A peak in the number of millennials suffering from depression could hamper the US economy in the coming years, experts have warned (file image)

Depression peak among millennials falling into their pockets: spending on medication is expected to rise to $ 4,500 a year in the US and could even harm the economy

  • Experts say millennials will spend an additional $ 4,500 annually on medicines
  • They will start working earlier or become completely unemployed
  • Warning was issued by Blue Cross Blue Shield Association in a large report

Experts have warned that a peak in the number of millennials suffering from chronic health problems could harm the US economy in the coming years.

They expect patients to spend an additional $ 4,500 (£ 3,516) on medication each year because the rates of depression, high blood pressure, and high cholesterol continue to rise.

This will cause them to have less income to pump back into the country, a report warned.

Millennials are also taking more time off because of their health problems, which will lead to higher unemployment rates and slower income growth, experts said.


A peak in the number of millennials suffering from depression could hamper the US economy in the coming years, experts have warned (file image)

A peak in the number of millennials suffering from depression could hamper the US economy in the coming years, experts have warned (file image)

The grim warning was issued on Wednesday by the Blue Cross Blue Shield Association (BCBS).

The BCBS consists of 36 healthcare companies and offers coverage for one in three Americans.

The report showed that the number of depression among millennials increased by only a third (31 percent) in just three years, from 2014 to 2017.

The number of people with ADHD rose by 29 percent at the time, while high blood pressure had risen by 16 percent and cholesterol by 12 percent.

US is among the WORST for life expectancy improvements in 22 rich countries

Improving life expectancy has come to a halt in the US worse than most other rich countries, research shows.


Experts say the 2008 financial crash may have fueled the trend, along with the current opioid epidemic that has ravaged the nation.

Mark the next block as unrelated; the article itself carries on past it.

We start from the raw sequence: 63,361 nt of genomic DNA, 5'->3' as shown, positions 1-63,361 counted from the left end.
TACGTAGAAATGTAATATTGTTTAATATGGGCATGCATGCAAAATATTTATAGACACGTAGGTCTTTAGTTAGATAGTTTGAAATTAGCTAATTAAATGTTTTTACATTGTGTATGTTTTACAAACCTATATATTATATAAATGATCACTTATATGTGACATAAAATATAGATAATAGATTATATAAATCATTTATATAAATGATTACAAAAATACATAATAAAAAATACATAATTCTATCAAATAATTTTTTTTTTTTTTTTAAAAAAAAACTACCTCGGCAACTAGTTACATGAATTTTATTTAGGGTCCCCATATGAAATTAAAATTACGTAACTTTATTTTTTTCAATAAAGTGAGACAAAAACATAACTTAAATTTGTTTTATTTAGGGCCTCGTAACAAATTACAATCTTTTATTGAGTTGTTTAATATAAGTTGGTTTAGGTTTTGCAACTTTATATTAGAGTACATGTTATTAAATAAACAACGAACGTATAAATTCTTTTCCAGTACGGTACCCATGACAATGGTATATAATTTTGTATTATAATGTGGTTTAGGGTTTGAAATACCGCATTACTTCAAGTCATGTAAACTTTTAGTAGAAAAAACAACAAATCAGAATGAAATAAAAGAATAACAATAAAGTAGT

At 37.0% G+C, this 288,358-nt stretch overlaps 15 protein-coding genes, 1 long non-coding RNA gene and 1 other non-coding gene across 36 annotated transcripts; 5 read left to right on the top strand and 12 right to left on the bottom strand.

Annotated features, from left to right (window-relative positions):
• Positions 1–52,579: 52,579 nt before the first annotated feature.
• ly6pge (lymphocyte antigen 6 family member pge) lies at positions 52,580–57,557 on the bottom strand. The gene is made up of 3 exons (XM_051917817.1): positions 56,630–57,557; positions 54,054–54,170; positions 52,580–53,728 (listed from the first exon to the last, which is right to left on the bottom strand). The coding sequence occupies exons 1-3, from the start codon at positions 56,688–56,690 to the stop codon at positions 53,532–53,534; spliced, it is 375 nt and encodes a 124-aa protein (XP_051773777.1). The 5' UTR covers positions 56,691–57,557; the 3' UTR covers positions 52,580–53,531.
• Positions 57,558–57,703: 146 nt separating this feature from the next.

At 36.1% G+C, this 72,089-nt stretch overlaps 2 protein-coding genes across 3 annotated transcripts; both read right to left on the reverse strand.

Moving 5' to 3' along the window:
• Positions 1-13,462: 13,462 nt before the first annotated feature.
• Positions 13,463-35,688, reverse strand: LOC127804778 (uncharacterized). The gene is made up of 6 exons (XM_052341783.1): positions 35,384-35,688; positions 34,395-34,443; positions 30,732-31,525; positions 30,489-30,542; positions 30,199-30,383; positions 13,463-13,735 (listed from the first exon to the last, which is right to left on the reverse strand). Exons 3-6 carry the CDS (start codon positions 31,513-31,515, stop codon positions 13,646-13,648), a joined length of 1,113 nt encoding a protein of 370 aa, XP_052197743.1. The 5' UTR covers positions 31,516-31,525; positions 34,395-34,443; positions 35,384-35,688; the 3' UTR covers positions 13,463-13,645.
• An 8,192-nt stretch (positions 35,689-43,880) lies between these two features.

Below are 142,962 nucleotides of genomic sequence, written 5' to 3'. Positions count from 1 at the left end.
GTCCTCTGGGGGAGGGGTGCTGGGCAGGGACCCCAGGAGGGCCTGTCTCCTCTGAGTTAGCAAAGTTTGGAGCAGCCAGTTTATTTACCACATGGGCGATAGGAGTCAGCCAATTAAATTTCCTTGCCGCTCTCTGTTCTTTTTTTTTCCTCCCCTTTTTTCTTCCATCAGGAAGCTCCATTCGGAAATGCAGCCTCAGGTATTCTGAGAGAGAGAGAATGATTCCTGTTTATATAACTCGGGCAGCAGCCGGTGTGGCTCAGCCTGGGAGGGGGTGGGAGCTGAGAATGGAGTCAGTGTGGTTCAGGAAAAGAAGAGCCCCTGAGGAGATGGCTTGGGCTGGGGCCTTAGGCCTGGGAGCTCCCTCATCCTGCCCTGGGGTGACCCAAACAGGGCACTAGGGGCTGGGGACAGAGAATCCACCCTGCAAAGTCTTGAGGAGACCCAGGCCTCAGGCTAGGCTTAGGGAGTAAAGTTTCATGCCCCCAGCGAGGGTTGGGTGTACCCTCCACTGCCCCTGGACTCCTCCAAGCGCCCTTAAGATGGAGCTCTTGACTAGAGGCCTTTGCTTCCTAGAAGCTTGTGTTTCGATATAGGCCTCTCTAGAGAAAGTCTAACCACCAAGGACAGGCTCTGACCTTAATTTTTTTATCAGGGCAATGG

Since 2011, average life expectancy in the US has improved by only two and a half weeks for an American man and two months for a woman.

Only one country, Iceland, showed a smaller gain in life expectancy for men. The US was among the bottom five for women, before only Canada, England and Wales and Iceland.

It means that today the average boy born in the US will live until they are just over 76 and a girl turns around 81.

The worrying findings were revealed in the first international study to compare life expectancy and death rates from 1970 to 2016 in 22 rich countries.


These include Australia, New Zealand, Canada, Japan, and countries in Western Europe, including France, Italy, and Switzerland.

The researchers believe that life expectancy in the US has come to a halt, partly due to the financial crash of 2008.

They also point to the ongoing opioid epidemic that kills around 70,000 lives a year.

Analysts did not predict exactly what it would mean for the economy, but they estimate that millennials could cost an additional $ 4,500 a year in healthcare.

If it is true, the average millennial wage in 2027 would be reduced from $ 39,617 to $ 35,098.


According to the report, in the worst-case scenario, millennial health care costs could rise by 33 percent.

If the trend continues and nothing changes, there could be an increase of more than 40 percent in mortality rates, the experts claimed.

There are approximately 73 million millennials – those born between 1981 and 1996 – in the US.

The generation is known as technologically skilled, has spent adolescence and, now, young adulthood surrounded by modern gadgets.

They are expected to become the largest generation as more baby bloomers – born between 1946 and 1964 – die out.


Mark Zandi, chief economist for Moody & # 39; s Analytics, who drafted the report using BCBS data, claimed that the 2008 financial collapse had a knock-on effect on millennials' health problems.

He said that entering the workforce in the midst of the crisis and the excessive student loans have put more strain on the generation.

Although the report focused solely on chronic health problems, other research has raised concerns about various aspects of millennial health.

Deaths from drug use and suicide rates have also risen since 2014.

47,173 suicides were registered in 2017, compared to 42,773 in 2014, according to the CDC's National Center for Health Statistics.

The ongoing opioid epidemic now kills around 70,000 lives a year – an increase of 28,000 in 2014.

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